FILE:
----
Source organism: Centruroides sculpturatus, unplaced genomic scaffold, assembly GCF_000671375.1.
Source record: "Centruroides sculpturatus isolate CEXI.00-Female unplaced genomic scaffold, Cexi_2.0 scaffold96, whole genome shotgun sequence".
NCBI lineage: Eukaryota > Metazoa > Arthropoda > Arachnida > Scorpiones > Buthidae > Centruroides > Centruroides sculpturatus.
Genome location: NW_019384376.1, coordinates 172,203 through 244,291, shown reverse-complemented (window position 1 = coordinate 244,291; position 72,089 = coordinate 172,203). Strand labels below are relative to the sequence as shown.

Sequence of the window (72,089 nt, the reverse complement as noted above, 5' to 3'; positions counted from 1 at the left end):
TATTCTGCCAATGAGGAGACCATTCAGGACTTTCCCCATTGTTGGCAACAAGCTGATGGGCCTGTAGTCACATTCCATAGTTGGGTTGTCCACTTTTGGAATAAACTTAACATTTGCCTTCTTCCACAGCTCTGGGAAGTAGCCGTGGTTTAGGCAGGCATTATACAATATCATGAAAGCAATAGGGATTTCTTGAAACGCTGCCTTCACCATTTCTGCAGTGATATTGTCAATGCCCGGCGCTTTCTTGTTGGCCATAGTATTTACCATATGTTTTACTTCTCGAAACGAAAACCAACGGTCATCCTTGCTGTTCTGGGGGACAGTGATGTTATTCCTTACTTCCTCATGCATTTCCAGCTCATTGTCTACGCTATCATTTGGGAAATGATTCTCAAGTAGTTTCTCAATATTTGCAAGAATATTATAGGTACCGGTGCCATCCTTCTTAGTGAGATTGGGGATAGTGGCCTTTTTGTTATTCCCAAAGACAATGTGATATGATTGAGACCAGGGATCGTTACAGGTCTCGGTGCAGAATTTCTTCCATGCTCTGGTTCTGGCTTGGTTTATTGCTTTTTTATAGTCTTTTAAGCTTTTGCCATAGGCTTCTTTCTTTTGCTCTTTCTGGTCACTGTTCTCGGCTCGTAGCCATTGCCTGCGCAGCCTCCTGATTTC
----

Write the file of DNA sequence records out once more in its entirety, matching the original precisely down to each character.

Source organism: Centruroides sculpturatus, unplaced genomic scaffold, assembly GCF_000671375.1.
Source record: "Centruroides sculpturatus isolate CEXI.00-Female unplaced genomic scaffold, Cexi_2.0 scaffold96, whole genome shotgun sequence".
NCBI lineage: Eukaryota > Metazoa > Arthropoda > Arachnida > Scorpiones > Buthidae > Centruroides > Centruroides sculpturatus.
Genome location: NW_019384376.1, coordinates 172,203 through 244,291, shown reverse-complemented (window position 1 = coordinate 244,291; position 72,089 = coordinate 172,203). Strand labels below are relative to the sequence as shown.

Sequence of the window (72,089 nt, the reverse complement as noted above, 5' to 3'; positions counted from 1 at the left end):
TATTCTGCCAATGAGGAGACCATTCAGGACTTTCCCCATTGTTGGCAACAAGCTGATGGGCCTGTAGTCACATTCCATAGTTGGGTTGTCCACTTTTGGAATAAACTTAACATTTGCCTTCTTCCACAGCTCTGGGAAGTAGCCGTGGTTTAGGCAGGCATTATACAATATCATGAAAGCAATAGGGATTTCTTGAAACGCTGCCTTCACCATTTCTGCAGTGATATTGTCAATGCCCGGCGCTTTCTTGTTGGCCATAGTATTTACCATATGTTTTACTTCTCGAAACGAAAACCAACGGTCATCCTTGCTGTTCTGGGGGACAGTGATGTTATTCCTTACTTCCTCATGCATTTCCAGCTCATTGTCTACGCTATCATTTGGGAAATGATTCTCAAGTAGTTTCTCAATATTTGCAAGAATATTATAGGTACCGGTGCCATCCTTCTTAGTGAGATTGGGGATAGTGGCCTTTTTGTTATTCCCAAAGACAATGTGATATGATTGAGACCAGGGATCGTTACAGGTCTCGGTGCAGAATTTCTTCCATGCTCTGGTTCTGGCTTGGTTTATTGCTTTTTTATAGTCTTTTAAGCTTTTGCCATAGGCTTCTTTCTTTTGCTCTTTCTGGTCACTGTTCTCGGCTCGTAGCCATTGCCTGCGCAGCCTCCTGATTTC